ViewPoint engineers work very closely with scientists to support the research necessary in this evolving field. To address a gap in the scientific knowledge relating to short-term contaminant exposure, novel research was published following the use of the ZebraBox in assessing the behavioural changes in zebrafish; this was following exposure to low-level contaminants in MWWE. The evidence demonstrated an impact on various stages of the zebrafish lifecycle, from embryo to larvae and juvenile [1]. Not only were behavioural changes observed, but biochemical analysis revealed an increase in the juvenile stress responses.

How Zebra Box was used to monitor toxicity in wastewater

The behavioural activity of zebrafish was examined using samples of tertiary treated MWWE containing a mixture of chemical compounds; these compounds had an affinity for various cellular receptors, of neuronal and peripheral original, underpinning the importance of this research.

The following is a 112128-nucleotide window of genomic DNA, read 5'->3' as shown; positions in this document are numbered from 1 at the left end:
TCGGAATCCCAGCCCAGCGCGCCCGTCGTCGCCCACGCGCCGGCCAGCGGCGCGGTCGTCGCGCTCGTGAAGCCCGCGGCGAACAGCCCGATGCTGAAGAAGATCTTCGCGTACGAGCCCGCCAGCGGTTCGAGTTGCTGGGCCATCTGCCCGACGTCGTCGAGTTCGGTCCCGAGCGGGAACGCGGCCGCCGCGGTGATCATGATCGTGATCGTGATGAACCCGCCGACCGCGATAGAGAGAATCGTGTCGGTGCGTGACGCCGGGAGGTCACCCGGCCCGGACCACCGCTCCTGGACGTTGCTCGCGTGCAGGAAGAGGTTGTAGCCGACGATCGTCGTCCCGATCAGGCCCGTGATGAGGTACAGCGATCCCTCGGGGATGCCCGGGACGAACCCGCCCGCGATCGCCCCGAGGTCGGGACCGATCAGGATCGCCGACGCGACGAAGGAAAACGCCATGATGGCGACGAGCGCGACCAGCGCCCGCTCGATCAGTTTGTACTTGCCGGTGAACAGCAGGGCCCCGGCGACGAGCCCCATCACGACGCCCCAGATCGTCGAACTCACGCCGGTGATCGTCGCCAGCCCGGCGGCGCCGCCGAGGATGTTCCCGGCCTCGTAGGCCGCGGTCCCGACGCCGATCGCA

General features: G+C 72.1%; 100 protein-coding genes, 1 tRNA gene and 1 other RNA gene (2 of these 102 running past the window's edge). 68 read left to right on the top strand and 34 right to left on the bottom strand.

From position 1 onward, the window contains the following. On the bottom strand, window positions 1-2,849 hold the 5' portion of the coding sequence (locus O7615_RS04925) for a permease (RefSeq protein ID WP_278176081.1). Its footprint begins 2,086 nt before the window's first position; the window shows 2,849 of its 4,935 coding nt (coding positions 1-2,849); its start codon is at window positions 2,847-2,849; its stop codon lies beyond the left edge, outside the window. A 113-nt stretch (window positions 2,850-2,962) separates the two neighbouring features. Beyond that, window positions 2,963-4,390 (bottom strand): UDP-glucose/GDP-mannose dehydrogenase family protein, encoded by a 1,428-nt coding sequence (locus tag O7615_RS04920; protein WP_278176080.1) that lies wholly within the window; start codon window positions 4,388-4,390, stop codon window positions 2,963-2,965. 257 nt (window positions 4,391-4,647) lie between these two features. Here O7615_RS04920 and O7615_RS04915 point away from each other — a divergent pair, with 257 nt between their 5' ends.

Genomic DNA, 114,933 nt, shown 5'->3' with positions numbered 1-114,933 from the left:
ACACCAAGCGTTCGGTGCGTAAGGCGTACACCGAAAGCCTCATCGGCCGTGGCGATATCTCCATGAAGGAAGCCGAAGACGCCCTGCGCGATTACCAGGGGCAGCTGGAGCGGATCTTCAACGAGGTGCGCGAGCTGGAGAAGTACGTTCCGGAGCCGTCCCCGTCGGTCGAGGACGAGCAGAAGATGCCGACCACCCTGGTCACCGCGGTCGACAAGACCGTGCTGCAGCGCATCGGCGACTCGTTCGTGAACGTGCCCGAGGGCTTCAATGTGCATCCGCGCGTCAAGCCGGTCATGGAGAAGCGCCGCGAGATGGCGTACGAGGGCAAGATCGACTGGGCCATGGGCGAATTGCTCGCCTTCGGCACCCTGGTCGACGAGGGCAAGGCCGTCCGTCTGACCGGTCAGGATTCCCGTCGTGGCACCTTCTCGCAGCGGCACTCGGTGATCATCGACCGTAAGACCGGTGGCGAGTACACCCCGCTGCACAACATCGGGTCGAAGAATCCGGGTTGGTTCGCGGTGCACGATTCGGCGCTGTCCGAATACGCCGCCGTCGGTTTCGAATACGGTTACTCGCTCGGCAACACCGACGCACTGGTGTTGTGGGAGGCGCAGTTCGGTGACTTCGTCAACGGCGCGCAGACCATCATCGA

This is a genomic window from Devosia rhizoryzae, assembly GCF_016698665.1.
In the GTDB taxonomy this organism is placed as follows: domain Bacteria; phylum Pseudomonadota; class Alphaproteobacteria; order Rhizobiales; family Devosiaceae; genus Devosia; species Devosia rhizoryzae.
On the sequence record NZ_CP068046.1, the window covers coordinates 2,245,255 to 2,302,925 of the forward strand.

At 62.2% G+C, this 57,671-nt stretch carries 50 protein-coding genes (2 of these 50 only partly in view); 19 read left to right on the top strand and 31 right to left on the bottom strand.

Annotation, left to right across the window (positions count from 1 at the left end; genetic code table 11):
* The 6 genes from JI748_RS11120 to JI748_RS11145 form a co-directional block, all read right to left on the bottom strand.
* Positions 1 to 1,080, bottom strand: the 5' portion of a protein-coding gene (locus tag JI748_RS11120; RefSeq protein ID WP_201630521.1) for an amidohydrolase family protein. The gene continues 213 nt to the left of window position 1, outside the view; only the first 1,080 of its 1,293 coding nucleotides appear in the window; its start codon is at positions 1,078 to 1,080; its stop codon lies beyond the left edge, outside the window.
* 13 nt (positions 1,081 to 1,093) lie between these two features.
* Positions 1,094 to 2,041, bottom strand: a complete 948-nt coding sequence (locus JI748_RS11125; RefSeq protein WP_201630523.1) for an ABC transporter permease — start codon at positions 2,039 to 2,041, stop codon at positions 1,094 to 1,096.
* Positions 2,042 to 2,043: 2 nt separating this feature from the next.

Zebra fish were exposed to pre-treated MWWE at differing concentrations (0-50%) and the short-term effects on their behavioural activity were measured at different stages of their lifecycle. The observations focused on (1) the embryogenic photo motor response (PMR) – an indicator of neurological development and (2) the larval locomotor activity – assessing the impact of the MWWE on behavioural activity.

Embryogenic photomotor responses (PMR) is reduced